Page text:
Reloncaví Estuary is a fjord off Reloncaví Sound, located in the Los Lagos Region of Chile. Several National Parks and Wilderness Areas are situated in the vicinity of this fjord. Among them are: Alerce Andino National Park, Hornopirén National Park, Vicente Pérez Rosales National Park, Llanquihue National Reserve and the Cochamó Valley. The Yate Volcano towers above this fjord. The Puelo River empties into this estuary. It also receives the outflow of the Todos los Santos Lake through the short tortuous Petrohué River.


Mocho-Choshuenco is a glacier covered compound stratovolcano in the Andes of Los Ríos Region, Chile. It is made of the twin volcanoes Choshuenco in the northwest and the Mocho in the southeast. The highest parts of the volcano are part of the Mocho-Choshuenco National Reserve while the eastern slopes are partly inside the Huilo-Huilo Natural Reserve.

Lonquimay (volcano) mountain in Malleco Province Chile

Lonquimay Volcano is a stratovolcano of late-Pleistocene to dominantly Holocene age, with the shape of a truncated cone. The cone is largely andesitic, though basaltic and dacitic rocks are present. It is located in the La Araucanía Region of Chile, immediately SE of Tolhuaca volcano. Sierra Nevada and Llaima are their neighbors to the south. The snow-capped volcano lies within the protected area Malalcahuello-Nalcas.

Corcovado Volcano mountain in Palena Province Chile

Corcovado Volcano is a stratovolcano located about 25 kilometres (16 mi) south of the mouth of Yelcho River, in the Palena Province, Los Lagos Region, Chile. The glacially eroded volcano is flanked by Holocene cinder cones. The volcano's base has likely prehistoric lava flows that are densely vegetated. The most distinctive feature of this volcano is its stepped top, similar to that of Puntiagudo Volcano. At its foot lies a series of beautiful lakes. Corcovado dominates the landscape of Gulf of Corcovado area and is visible from the Chiloé Island, weather allowing.


Tacora is a stratovolcano located in the Andes of the Arica y Parinacota Region of Chile. Bordering Peru, it is the northernmost volcano of Chile. It is part of the Central Volcanic Zone in Chile, one of the four volcanic belts of the Andes. The Central Volcanic Zone has several of the highest volcanoes in the world. Tacora itself is a stratovolcano with a caldera and a crater. The youngest radiometric age is 50,000 years ago and it is heavily eroded by glacial activity.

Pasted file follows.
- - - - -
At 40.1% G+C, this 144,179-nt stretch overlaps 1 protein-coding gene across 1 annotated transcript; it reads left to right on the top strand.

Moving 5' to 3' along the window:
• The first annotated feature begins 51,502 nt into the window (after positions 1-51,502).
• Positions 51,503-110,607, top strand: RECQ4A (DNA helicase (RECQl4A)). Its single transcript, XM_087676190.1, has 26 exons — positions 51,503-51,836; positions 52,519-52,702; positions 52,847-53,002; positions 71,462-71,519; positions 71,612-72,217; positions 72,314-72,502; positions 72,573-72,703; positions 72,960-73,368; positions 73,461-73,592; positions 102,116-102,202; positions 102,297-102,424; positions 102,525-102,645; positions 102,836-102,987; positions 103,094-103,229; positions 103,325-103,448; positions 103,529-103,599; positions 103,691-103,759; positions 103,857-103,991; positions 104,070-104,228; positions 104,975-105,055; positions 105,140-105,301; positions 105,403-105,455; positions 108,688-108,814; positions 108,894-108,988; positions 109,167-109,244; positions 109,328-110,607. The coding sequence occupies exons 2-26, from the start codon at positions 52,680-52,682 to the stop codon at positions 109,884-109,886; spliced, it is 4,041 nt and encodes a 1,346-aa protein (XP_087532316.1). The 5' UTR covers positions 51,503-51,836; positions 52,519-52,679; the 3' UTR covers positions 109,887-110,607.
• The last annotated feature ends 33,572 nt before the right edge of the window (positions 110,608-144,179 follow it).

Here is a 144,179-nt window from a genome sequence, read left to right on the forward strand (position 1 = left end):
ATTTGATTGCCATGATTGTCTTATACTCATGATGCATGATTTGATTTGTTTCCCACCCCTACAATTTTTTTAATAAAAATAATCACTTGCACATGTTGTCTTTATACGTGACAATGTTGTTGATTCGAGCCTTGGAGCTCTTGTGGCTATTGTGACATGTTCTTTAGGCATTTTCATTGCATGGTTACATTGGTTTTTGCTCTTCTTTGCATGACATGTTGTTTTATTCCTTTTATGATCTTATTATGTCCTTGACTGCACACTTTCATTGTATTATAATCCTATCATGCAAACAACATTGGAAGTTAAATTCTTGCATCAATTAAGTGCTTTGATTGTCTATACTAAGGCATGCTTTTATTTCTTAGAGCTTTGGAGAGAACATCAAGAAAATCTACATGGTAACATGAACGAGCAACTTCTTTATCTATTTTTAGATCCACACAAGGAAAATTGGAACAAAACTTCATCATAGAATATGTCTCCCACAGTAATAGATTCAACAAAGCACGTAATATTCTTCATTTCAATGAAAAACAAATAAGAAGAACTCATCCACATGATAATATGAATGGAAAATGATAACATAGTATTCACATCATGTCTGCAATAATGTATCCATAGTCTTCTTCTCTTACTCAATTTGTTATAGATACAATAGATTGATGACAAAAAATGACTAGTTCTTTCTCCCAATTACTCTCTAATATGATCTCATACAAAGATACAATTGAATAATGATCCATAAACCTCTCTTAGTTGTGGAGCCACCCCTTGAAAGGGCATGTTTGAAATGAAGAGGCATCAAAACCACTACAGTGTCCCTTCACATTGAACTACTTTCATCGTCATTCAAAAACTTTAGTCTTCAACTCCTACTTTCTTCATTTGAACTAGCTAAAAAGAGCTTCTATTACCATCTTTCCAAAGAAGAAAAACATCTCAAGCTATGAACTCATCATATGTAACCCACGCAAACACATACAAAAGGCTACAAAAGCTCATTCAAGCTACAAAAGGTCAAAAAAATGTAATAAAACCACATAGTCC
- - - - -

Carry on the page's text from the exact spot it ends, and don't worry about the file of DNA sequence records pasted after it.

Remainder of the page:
Yanteles mountain in Chile

Yanteles is an isolated stratovolcano composed of five glacier-capped peaks along an 8 km-long NE-trending ridge. It is located approximately 30 km (19 mi) south of the Corcovado volcano in the Chilean X Region within the Corcovado National Park. The name Yanteles can refer only to the main summit, which is also known as Volcán Nevado.

Apagado mountain

Apagado is a pyroclastic cone with scattered vegetation cover. It has an approximately 400 m (1,312 ft)-wide crater and a base diameter of approximately 2 km (1 mi). The volcano is located in Chile's Los Lagos Region, and lies 13 km (8 mi) west of the Hornopirén Volcano and southwest of Yate Volcano on a peninsula that borders the Reloncaví Estuary, Reloncaví Sound and Gulf of Ancud. Apagado has a nearly intact summit crater.

The following lists events that happened during 2008 in Chile.


Global Volcanism Program American research program

The Smithsonian Institution's Global Volcanism Program (GVP) documents Earth's volcanoes and their eruptive history over the past 10,000 years. The GVP reports on current eruptions from around the world as well as maintaining a database repository on active volcanoes and their eruptions. In this way, a global context for the planet's active volcanism is presented. Smithsonian reporting on current volcanic activity dates back to 1968, with the Center for Short-Lived Phenomena (CSLP). The GVP is housed in the Department of Mineral Sciences, part of the National Museum of Natural History, on the National Mall in Washington, D.C.

Smithsonian Institution Group of museums and research centers administered by the United States government

The Smithsonian Institution, founded on August 10, 1846 "for the increase and diffusion of knowledge," is a group of museums and research centers administered by the Government of the United States. The institution is named after its founding donor, British scientist James Smithson. Originally organized as the "United States National Museum," that name ceased to exist as an administrative entity in 1967.